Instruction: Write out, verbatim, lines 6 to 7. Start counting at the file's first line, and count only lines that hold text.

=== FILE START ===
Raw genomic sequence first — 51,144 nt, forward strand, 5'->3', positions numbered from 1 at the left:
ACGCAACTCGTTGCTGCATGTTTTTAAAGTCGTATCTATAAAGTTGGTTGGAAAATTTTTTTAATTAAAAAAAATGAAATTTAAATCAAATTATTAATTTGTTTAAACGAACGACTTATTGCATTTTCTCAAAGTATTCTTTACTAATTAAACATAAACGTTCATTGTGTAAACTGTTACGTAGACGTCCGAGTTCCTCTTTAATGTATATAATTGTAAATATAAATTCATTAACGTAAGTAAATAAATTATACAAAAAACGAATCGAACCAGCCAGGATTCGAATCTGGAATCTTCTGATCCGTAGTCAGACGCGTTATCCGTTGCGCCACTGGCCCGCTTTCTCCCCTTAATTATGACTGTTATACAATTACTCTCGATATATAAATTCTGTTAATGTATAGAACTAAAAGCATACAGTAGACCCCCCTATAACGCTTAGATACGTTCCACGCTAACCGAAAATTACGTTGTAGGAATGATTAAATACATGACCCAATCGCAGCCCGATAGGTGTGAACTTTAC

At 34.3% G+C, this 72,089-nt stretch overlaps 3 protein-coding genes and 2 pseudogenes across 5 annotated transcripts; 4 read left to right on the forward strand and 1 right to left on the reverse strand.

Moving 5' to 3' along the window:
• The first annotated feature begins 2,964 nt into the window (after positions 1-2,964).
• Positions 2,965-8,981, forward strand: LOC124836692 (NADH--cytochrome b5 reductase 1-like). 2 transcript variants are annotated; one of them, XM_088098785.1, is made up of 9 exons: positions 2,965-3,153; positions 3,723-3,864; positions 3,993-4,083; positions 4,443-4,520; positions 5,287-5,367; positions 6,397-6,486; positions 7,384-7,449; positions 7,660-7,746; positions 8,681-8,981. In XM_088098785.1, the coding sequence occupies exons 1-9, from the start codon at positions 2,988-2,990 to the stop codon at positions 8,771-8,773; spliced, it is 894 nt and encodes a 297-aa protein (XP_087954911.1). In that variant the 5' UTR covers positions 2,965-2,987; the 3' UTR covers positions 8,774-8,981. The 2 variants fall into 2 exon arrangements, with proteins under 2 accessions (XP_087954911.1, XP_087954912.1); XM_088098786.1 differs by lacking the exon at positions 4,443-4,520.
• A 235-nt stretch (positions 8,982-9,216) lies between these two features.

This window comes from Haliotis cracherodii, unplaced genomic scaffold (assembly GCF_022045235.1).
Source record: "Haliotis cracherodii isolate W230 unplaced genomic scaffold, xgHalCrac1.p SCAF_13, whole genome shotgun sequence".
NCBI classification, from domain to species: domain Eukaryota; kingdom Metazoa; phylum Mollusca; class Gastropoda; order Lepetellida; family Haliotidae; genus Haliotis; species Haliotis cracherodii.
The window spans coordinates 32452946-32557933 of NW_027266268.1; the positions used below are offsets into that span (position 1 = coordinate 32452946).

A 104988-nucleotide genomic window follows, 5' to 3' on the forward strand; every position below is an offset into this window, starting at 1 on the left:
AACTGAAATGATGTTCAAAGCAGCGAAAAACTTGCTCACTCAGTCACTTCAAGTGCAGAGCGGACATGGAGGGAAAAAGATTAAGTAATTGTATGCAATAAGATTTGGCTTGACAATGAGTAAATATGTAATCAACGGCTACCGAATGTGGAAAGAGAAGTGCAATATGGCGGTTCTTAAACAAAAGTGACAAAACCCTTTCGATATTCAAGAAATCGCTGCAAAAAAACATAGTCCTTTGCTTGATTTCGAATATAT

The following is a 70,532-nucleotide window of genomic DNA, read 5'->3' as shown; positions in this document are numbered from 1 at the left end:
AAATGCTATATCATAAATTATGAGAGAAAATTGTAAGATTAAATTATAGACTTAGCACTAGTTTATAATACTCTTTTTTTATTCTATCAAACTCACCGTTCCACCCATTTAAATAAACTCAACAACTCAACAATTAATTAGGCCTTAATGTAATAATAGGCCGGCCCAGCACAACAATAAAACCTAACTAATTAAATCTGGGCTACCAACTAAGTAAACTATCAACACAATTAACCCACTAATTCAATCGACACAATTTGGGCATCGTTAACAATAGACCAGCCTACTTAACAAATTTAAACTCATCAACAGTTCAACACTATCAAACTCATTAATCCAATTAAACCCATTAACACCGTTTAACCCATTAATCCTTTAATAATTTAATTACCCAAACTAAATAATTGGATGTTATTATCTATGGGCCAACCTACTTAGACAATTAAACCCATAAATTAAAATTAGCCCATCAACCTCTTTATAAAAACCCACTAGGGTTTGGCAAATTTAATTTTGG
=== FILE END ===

• Positions 2,965-8,981, forward strand: LOC124836692 (NADH--cytochrome b5 reductase 1-like). 2 transcript variants are annotated; one of them, XM_088098785.1, is made up of 9 exons: positions 2,965-3,153; positions 3,723-3,864; positions 3,993-4,083; positions 4,443-4,520; positions 5,287-5,367; positions 6,397-6,486; positions 7,384-7,449; positions 7,660-7,746; positions 8,681-8,981. In XM_088098785.1, the coding sequence occupies exons 1-9, from the start codon at positions 2,988-2,990 to the stop codon at positions 8,771-8,773; spliced, it is 894 nt and encodes a 297-aa protein (XP_087954911.1). In that variant the 5' UTR covers positions 2,965-2,987; the 3' UTR covers positions 8,774-8,981. The 2 variants fall into 2 exon arrangements, with proteins under 2 accessions (XP_087954911.1, XP_087954912.1); XM_088098786.1 differs by lacking the exon at positions 4,443-4,520.
• A 235-nt stretch (positions 8,982-9,216) lies between these two features.